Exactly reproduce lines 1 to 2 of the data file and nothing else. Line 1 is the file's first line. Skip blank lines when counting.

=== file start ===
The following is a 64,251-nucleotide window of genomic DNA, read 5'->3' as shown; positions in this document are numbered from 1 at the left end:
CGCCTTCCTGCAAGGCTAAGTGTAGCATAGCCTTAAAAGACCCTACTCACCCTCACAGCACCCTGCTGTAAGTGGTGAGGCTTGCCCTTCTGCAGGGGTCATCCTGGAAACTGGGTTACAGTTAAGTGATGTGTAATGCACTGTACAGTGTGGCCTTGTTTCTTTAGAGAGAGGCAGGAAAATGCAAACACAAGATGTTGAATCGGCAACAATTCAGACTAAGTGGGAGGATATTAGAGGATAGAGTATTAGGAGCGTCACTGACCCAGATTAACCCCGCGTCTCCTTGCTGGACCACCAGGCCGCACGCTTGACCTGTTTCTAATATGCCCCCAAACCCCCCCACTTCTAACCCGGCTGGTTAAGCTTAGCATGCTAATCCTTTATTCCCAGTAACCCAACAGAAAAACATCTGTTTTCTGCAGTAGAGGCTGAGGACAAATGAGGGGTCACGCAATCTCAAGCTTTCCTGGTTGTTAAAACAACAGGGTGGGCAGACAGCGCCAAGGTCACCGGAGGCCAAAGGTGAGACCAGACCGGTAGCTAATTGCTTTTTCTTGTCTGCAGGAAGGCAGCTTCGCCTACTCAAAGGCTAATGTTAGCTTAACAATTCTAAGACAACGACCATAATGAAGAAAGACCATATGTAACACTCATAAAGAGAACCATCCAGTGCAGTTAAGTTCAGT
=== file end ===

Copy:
The following is a 64,251-nucleotide window of genomic DNA, read 5'->3' as shown; positions in this document are numbered from 1 at the left end:
CGCCTTCCTGCAAGGCTAAGTGTAGCATAGCCTTAAAAGACCCTACTCACCCTCACAGCACCCTGCTGTAAGTGGTGAGGCTTGCCCTTCTGCAGGGGTCATCCTGGAAACTGGGTTACAGTTAAGTGATGTGTAATGCACTGTACAGTGTGGCCTTGTTTCTTTAGAGAGAGGCAGGAAAATGCAAACACAAGATGTTGAATCGGCAACAATTCAGACTAAGTGGGAGGATATTAGAGGATAGAGTATTAGGAGCGTCACTGACCCAGATTAACCCCGCGTCTCCTTGCTGGACCACCAGGCCGCACGCTTGACCTGTTTCTAATATGCCCCCAAACCCCCCCACTTCTAACCCGGCTGGTTAAGCTTAGCATGCTAATCCTTTATTCCCAGTAACCCAACAGAAAAACATCTGTTTTCTGCAGTAGAGGCTGAGGACAAATGAGGGGTCACGCAATCTCAAGCTTTCCTGGTTGTTAAAACAACAGGGTGGGCAGACAGCGCCAAGGTCACCGGAGGCCAAAGGTGAGACCAGACCGGTAGCTAATTGCTTTTTCTTGTCTGCAGGAAGGCAGCTTCGCCTACTCAAAGGCTAATGTTAGCTTAACAATTCTAAGACAACGACCATAATGAAGAAAGACCATATGTAACACTCATAAAGAGAACCATCCAGTGCAGTTAAGTTCAGT